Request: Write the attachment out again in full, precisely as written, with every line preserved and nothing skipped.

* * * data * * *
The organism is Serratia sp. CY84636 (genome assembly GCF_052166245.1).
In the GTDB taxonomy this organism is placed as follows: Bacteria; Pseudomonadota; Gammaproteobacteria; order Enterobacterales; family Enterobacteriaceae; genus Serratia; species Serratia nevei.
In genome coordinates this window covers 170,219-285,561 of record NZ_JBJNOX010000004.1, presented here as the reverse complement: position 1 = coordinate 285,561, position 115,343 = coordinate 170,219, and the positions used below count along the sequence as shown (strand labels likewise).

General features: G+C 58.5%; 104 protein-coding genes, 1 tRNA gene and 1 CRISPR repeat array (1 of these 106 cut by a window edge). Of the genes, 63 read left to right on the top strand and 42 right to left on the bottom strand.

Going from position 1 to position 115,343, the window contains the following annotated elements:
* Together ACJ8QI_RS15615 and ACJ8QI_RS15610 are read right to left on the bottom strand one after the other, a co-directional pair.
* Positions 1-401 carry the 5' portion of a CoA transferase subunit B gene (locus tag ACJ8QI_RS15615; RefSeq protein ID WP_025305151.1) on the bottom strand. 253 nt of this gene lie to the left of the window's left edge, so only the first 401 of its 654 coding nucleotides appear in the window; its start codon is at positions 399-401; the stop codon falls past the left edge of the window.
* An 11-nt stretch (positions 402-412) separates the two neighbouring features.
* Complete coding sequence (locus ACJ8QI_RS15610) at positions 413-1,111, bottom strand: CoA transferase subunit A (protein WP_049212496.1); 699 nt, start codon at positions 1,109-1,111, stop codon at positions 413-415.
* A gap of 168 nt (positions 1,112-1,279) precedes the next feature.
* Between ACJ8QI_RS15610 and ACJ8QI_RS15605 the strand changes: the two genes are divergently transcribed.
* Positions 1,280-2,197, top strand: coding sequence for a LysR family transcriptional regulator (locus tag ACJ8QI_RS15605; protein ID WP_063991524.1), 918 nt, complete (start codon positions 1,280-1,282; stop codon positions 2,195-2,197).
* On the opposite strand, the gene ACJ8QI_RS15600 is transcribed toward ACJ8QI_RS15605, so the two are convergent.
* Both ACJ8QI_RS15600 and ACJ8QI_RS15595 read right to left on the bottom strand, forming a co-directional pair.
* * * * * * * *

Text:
The organism is Serratia sp. CY84636 (genome assembly GCF_052166245.1).
In the GTDB taxonomy this organism is placed as follows: Bacteria; Pseudomonadota; Gammaproteobacteria; order Enterobacterales; family Enterobacteriaceae; genus Serratia; species Serratia nevei.
In genome coordinates this window covers 170,219-285,561 of record NZ_JBJNOX010000004.1, presented here as the reverse complement: position 1 = coordinate 285,561, position 115,343 = coordinate 170,219, and the positions used below count along the sequence as shown (strand labels likewise).

General features: G+C 58.5%; 104 protein-coding genes, 1 tRNA gene and 1 CRISPR repeat array (1 of these 106 cut by a window edge). Of the genes, 63 read left to right on the top strand and 42 right to left on the bottom strand.

Going from position 1 to position 115,343, the window contains the following annotated elements:
* Together ACJ8QI_RS15615 and ACJ8QI_RS15610 are read right to left on the bottom strand one after the other, a co-directional pair.
* Positions 1-401 carry the 5' portion of a CoA transferase subunit B gene (locus tag ACJ8QI_RS15615; RefSeq protein ID WP_025305151.1) on the bottom strand. 253 nt of this gene lie to the left of the window's left edge, so only the first 401 of its 654 coding nucleotides appear in the window; its start codon is at positions 399-401; the stop codon falls past the left edge of the window.
* An 11-nt stretch (positions 402-412) separates the two neighbouring features.
* Complete coding sequence (locus ACJ8QI_RS15610) at positions 413-1,111, bottom strand: CoA transferase subunit A (protein WP_049212496.1); 699 nt, start codon at positions 1,109-1,111, stop codon at positions 413-415.
* A gap of 168 nt (positions 1,112-1,279) precedes the next feature.
* Between ACJ8QI_RS15610 and ACJ8QI_RS15605 the strand changes: the two genes are divergently transcribed.
* Positions 1,280-2,197, top strand: coding sequence for a LysR family transcriptional regulator (locus tag ACJ8QI_RS15605; protein ID WP_063991524.1), 918 nt, complete (start codon positions 1,280-1,282; stop codon positions 2,195-2,197).
* On the opposite strand, the gene ACJ8QI_RS15600 is transcribed toward ACJ8QI_RS15605, so the two are convergent.
* Both ACJ8QI_RS15600 and ACJ8QI_RS15595 read right to left on the bottom strand, forming a co-directional pair.